Several students were concerned with the health risks of attending modules on campus while others feared that limited access to the library would be a detriment to their coursework.
Others claimed that lecturers were not flexible or accommodating to self-isolating students or those studying abroad for the term.
“Some departments are recording [lectures] on Zoom. However, from abroad, students can’t log in. The department has said they can’t change this: ‘If you can’t come, you can’t come.’ That’s your problem,” one student said.
In this conversation of online learning, students have also been feeling stressed, anxious, lonely and isolated because they have not yet met their classmates.
Many students cited “bad communication from the university” as an additional source of their anxiety.
One said: “I live in Surrey House; it’s really bad. There are lots of issues although I know they’re doing their best. We don’t really know the rules. At reception they said we can’t mix. Then, someone else said they could. I’m really anxious.”
In response to students’ complaints and concerns, Goldsmiths states that it has support for students for these issues.
Goldsmiths normally send information about social distancing and additional COVID-19 pandemic policy updates via email, the college website and the app.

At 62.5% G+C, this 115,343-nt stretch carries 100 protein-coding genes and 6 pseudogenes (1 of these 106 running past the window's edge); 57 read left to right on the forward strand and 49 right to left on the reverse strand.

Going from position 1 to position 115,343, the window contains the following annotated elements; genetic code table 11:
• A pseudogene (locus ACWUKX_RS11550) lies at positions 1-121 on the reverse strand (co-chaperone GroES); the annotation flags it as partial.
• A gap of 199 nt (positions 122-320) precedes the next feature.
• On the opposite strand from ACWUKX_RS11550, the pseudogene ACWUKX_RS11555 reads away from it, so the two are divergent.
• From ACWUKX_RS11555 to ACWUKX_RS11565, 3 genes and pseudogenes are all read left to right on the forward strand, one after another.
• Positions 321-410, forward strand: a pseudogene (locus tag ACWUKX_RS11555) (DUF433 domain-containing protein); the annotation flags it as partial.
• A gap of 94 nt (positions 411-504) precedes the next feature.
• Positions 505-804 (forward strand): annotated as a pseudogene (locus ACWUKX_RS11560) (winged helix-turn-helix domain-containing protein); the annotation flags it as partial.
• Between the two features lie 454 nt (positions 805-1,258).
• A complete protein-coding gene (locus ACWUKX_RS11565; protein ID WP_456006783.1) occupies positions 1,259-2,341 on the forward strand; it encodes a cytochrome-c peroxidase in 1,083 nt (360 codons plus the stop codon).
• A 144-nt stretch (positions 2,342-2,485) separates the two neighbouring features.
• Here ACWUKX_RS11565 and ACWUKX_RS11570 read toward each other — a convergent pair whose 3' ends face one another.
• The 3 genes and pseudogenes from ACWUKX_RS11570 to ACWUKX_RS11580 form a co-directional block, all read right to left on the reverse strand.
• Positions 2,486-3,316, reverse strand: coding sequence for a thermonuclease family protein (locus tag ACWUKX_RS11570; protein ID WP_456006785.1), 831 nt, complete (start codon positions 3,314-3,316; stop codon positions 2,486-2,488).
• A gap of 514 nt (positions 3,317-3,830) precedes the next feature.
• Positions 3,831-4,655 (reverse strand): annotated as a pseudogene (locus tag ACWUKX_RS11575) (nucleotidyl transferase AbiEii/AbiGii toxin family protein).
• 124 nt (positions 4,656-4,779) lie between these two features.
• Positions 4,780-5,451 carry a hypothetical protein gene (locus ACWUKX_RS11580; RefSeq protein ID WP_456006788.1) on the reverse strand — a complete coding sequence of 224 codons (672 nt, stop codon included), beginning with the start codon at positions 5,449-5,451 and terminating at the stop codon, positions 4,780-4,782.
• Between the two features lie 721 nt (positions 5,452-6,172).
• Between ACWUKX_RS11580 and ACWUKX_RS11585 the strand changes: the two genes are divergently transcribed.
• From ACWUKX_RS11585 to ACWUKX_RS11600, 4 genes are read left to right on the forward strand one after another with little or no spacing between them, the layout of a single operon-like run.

In regard to online learning, a spokesperson from Goldsmiths, University of London explained that the college has had to move some courses online or in a different way due to the impact of the pandemic. It understands that these changes could be difficult for students, but maintains “an emphasis on delivering the same high quality educational experience.”
“At every stage we have done everything we can to provide the best possible learning experience for everyone,” the spokesperson said.
The Goldsmiths spokesperson said that the college recommends Microsoft Teams for online teaching rather than Zoom for “maximum accessibility”.
“Our advice is Zoom should only be used for public-facing events where Microsoft Teams does not meet the requirements.”
Finally, students in need of mental health support can turn to several resources. These include student support teams available seven days per week via email, phone, Skype or instant messenger where students can book wellbeing and counselling appointments.
Students can speak with specialist counsellors and 40 trained Mental Health First Aiders.
The college teamed up with mental fitness app Fika to provide programmes discussing students’ challenges with COVID-19.
Accommodation Services has also been checking in on students in resident halls during the second lockdown via virtual flat meetings. The team aims to “encourage peer support as well as highlighting the individualised support we offer students through Wellbeing, Campus Support and senior and personal tutors.”
“Over the course of one week as part of this scheme the Campus Support Team spoke to over 200 students across 47 flats,” the spokesperson said.
With only one more week left in the UK’s second national lockdown, students now have the holiday season and reunions with immediate family members to look forward to.